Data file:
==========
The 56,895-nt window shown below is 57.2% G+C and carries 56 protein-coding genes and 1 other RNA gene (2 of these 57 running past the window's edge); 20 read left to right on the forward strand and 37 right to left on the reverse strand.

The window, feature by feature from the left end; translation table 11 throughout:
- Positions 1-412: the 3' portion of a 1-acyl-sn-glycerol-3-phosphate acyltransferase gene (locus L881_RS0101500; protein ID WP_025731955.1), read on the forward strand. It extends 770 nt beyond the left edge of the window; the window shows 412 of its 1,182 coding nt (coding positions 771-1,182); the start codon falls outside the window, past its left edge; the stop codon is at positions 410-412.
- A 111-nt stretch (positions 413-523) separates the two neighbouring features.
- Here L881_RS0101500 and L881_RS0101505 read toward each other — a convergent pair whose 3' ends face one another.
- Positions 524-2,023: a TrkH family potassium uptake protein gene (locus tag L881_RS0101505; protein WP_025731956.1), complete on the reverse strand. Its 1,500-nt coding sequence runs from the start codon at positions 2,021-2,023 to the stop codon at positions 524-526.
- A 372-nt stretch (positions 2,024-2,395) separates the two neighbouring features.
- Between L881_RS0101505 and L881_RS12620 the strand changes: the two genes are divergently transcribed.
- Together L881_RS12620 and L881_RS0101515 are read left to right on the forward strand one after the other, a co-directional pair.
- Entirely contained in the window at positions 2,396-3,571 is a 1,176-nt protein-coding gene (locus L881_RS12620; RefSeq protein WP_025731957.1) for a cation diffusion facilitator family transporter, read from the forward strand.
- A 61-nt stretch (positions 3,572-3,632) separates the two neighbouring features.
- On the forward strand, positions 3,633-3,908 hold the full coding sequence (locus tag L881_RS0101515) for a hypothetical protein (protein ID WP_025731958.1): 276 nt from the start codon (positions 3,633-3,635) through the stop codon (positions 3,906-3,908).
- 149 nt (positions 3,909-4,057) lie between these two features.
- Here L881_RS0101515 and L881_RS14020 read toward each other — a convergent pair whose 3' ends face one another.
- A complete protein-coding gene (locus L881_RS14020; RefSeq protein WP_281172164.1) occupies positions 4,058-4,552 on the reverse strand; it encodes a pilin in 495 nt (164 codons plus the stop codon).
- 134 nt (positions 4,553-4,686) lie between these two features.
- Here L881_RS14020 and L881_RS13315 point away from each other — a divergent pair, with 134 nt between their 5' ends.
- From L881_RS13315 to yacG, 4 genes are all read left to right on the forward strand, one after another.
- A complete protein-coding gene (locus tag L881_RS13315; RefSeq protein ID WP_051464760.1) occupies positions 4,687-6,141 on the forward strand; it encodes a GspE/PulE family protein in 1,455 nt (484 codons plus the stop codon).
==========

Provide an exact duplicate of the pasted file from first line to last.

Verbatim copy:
The 56,895-nt window shown below is 57.2% G+C and carries 56 protein-coding genes and 1 other RNA gene (2 of these 57 running past the window's edge); 20 read left to right on the forward strand and 37 right to left on the reverse strand.

The window, feature by feature from the left end; translation table 11 throughout:
- Positions 1-412: the 3' portion of a 1-acyl-sn-glycerol-3-phosphate acyltransferase gene (locus L881_RS0101500; protein ID WP_025731955.1), read on the forward strand. It extends 770 nt beyond the left edge of the window; the window shows 412 of its 1,182 coding nt (coding positions 771-1,182); the start codon falls outside the window, past its left edge; the stop codon is at positions 410-412.
- A 111-nt stretch (positions 413-523) separates the two neighbouring features.
- Here L881_RS0101500 and L881_RS0101505 read toward each other — a convergent pair whose 3' ends face one another.
- Positions 524-2,023: a TrkH family potassium uptake protein gene (locus tag L881_RS0101505; protein WP_025731956.1), complete on the reverse strand. Its 1,500-nt coding sequence runs from the start codon at positions 2,021-2,023 to the stop codon at positions 524-526.
- A 372-nt stretch (positions 2,024-2,395) separates the two neighbouring features.
- Between L881_RS0101505 and L881_RS12620 the strand changes: the two genes are divergently transcribed.
- Together L881_RS12620 and L881_RS0101515 are read left to right on the forward strand one after the other, a co-directional pair.
- Entirely contained in the window at positions 2,396-3,571 is a 1,176-nt protein-coding gene (locus L881_RS12620; RefSeq protein WP_025731957.1) for a cation diffusion facilitator family transporter, read from the forward strand.
- A 61-nt stretch (positions 3,572-3,632) separates the two neighbouring features.
- On the forward strand, positions 3,633-3,908 hold the full coding sequence (locus tag L881_RS0101515) for a hypothetical protein (protein ID WP_025731958.1): 276 nt from the start codon (positions 3,633-3,635) through the stop codon (positions 3,906-3,908).
- 149 nt (positions 3,909-4,057) lie between these two features.
- Here L881_RS0101515 and L881_RS14020 read toward each other — a convergent pair whose 3' ends face one another.
- A complete protein-coding gene (locus L881_RS14020; RefSeq protein WP_281172164.1) occupies positions 4,058-4,552 on the reverse strand; it encodes a pilin in 495 nt (164 codons plus the stop codon).
- 134 nt (positions 4,553-4,686) lie between these two features.
- Here L881_RS14020 and L881_RS13315 point away from each other — a divergent pair, with 134 nt between their 5' ends.
- From L881_RS13315 to yacG, 4 genes are all read left to right on the forward strand, one after another.
- A complete protein-coding gene (locus tag L881_RS13315; RefSeq protein ID WP_051464760.1) occupies positions 4,687-6,141 on the forward strand; it encodes a GspE/PulE family protein in 1,455 nt (484 codons plus the stop codon).